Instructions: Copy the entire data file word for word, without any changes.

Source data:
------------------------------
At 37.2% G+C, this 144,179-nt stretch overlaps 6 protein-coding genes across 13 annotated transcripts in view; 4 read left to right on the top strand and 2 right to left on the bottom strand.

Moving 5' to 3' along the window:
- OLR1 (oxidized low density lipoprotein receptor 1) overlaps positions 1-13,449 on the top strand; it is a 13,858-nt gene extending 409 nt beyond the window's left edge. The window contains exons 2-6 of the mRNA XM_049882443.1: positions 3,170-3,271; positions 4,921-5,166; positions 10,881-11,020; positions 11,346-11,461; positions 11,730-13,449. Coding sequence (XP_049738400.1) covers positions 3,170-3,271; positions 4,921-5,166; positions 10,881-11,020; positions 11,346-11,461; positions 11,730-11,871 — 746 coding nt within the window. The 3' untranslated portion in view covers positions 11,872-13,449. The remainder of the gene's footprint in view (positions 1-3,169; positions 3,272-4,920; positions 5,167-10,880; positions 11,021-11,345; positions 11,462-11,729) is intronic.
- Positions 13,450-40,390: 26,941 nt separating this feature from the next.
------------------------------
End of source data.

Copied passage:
At 37.2% G+C, this 144,179-nt stretch overlaps 6 protein-coding genes across 13 annotated transcripts in view; 4 read left to right on the top strand and 2 right to left on the bottom strand.

Moving 5' to 3' along the window:
- OLR1 (oxidized low density lipoprotein receptor 1) overlaps positions 1-13,449 on the top strand; it is a 13,858-nt gene extending 409 nt beyond the window's left edge. The window contains exons 2-6 of the mRNA XM_049882443.1: positions 3,170-3,271; positions 4,921-5,166; positions 10,881-11,020; positions 11,346-11,461; positions 11,730-13,449. Coding sequence (XP_049738400.1) covers positions 3,170-3,271; positions 4,921-5,166; positions 10,881-11,020; positions 11,346-11,461; positions 11,730-11,871 — 746 coding nt within the window. The 3' untranslated portion in view covers positions 11,872-13,449. The remainder of the gene's footprint in view (positions 1-3,169; positions 3,272-4,920; positions 5,167-10,880; positions 11,021-11,345; positions 11,462-11,729) is intronic.
- Positions 13,450-40,390: 26,941 nt separating this feature from the next.